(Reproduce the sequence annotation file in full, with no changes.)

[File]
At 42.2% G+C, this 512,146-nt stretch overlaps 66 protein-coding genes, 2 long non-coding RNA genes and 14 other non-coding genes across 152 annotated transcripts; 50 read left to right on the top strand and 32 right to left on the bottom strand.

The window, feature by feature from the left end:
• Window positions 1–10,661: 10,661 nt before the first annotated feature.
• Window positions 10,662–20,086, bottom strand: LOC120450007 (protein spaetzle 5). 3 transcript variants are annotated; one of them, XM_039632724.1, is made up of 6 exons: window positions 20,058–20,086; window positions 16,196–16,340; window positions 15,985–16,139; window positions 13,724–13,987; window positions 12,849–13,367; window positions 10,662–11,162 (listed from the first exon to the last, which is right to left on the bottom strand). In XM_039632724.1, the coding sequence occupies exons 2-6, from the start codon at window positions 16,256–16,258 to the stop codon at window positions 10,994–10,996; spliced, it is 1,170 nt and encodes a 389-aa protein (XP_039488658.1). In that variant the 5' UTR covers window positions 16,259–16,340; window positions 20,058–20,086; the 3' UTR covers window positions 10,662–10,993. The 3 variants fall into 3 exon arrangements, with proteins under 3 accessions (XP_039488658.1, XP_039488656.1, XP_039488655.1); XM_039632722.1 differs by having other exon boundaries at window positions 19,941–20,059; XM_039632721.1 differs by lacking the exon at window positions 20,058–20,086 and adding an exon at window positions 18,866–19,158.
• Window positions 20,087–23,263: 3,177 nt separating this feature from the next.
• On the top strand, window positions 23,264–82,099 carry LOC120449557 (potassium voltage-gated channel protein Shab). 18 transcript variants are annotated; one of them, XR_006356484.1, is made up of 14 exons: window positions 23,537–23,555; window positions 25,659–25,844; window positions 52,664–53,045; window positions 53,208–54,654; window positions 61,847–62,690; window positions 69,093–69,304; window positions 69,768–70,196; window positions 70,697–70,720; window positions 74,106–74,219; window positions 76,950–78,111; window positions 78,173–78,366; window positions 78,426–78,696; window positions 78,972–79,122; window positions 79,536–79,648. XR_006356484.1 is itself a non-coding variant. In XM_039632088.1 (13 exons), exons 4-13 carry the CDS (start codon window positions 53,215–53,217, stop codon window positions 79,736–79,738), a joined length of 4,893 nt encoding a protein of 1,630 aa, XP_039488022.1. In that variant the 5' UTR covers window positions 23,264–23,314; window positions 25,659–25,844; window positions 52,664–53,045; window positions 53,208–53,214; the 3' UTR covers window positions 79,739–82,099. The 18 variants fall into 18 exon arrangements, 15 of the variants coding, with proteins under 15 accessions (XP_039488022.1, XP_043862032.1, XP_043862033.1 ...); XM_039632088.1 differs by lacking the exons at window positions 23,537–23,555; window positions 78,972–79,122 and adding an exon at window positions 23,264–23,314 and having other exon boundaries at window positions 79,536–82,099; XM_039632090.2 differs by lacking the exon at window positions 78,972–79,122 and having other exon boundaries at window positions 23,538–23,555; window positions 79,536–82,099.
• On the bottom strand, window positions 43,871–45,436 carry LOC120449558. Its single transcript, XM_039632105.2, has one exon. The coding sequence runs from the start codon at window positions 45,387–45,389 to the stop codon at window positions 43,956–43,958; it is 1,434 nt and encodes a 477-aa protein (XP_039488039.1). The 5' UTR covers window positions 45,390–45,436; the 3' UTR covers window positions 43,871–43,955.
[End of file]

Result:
At 42.2% G+C, this 512,146-nt stretch overlaps 66 protein-coding genes, 2 long non-coding RNA genes and 14 other non-coding genes across 152 annotated transcripts; 50 read left to right on the top strand and 32 right to left on the bottom strand.

The window, feature by feature from the left end:
• Window positions 1–10,661: 10,661 nt before the first annotated feature.
• Window positions 10,662–20,086, bottom strand: LOC120450007 (protein spaetzle 5). 3 transcript variants are annotated; one of them, XM_039632724.1, is made up of 6 exons: window positions 20,058–20,086; window positions 16,196–16,340; window positions 15,985–16,139; window positions 13,724–13,987; window positions 12,849–13,367; window positions 10,662–11,162 (listed from the first exon to the last, which is right to left on the bottom strand). In XM_039632724.1, the coding sequence occupies exons 2-6, from the start codon at window positions 16,256–16,258 to the stop codon at window positions 10,994–10,996; spliced, it is 1,170 nt and encodes a 389-aa protein (XP_039488658.1). In that variant the 5' UTR covers window positions 16,259–16,340; window positions 20,058–20,086; the 3' UTR covers window positions 10,662–10,993. The 3 variants fall into 3 exon arrangements, with proteins under 3 accessions (XP_039488658.1, XP_039488656.1, XP_039488655.1); XM_039632722.1 differs by having other exon boundaries at window positions 19,941–20,059; XM_039632721.1 differs by lacking the exon at window positions 20,058–20,086 and adding an exon at window positions 18,866–19,158.
• Window positions 20,087–23,263: 3,177 nt separating this feature from the next.
• On the top strand, window positions 23,264–82,099 carry LOC120449557 (potassium voltage-gated channel protein Shab). 18 transcript variants are annotated; one of them, XR_006356484.1, is made up of 14 exons: window positions 23,537–23,555; window positions 25,659–25,844; window positions 52,664–53,045; window positions 53,208–54,654; window positions 61,847–62,690; window positions 69,093–69,304; window positions 69,768–70,196; window positions 70,697–70,720; window positions 74,106–74,219; window positions 76,950–78,111; window positions 78,173–78,366; window positions 78,426–78,696; window positions 78,972–79,122; window positions 79,536–79,648. XR_006356484.1 is itself a non-coding variant. In XM_039632088.1 (13 exons), exons 4-13 carry the CDS (start codon window positions 53,215–53,217, stop codon window positions 79,736–79,738), a joined length of 4,893 nt encoding a protein of 1,630 aa, XP_039488022.1. In that variant the 5' UTR covers window positions 23,264–23,314; window positions 25,659–25,844; window positions 52,664–53,045; window positions 53,208–53,214; the 3' UTR covers window positions 79,739–82,099. The 18 variants fall into 18 exon arrangements, 15 of the variants coding, with proteins under 15 accessions (XP_039488022.1, XP_043862032.1, XP_043862033.1 ...); XM_039632088.1 differs by lacking the exons at window positions 23,537–23,555; window positions 78,972–79,122 and adding an exon at window positions 23,264–23,314 and having other exon boundaries at window positions 79,536–82,099; XM_039632090.2 differs by lacking the exon at window positions 78,972–79,122 and having other exon boundaries at window positions 23,538–23,555; window positions 79,536–82,099.
• On the bottom strand, window positions 43,871–45,436 carry LOC120449558. Its single transcript, XM_039632105.2, has one exon. The coding sequence runs from the start codon at window positions 45,387–45,389 to the stop codon at window positions 43,956–43,958; it is 1,434 nt and encodes a 477-aa protein (XP_039488039.1). The 5' UTR covers window positions 45,390–45,436; the 3' UTR covers window positions 43,871–43,955.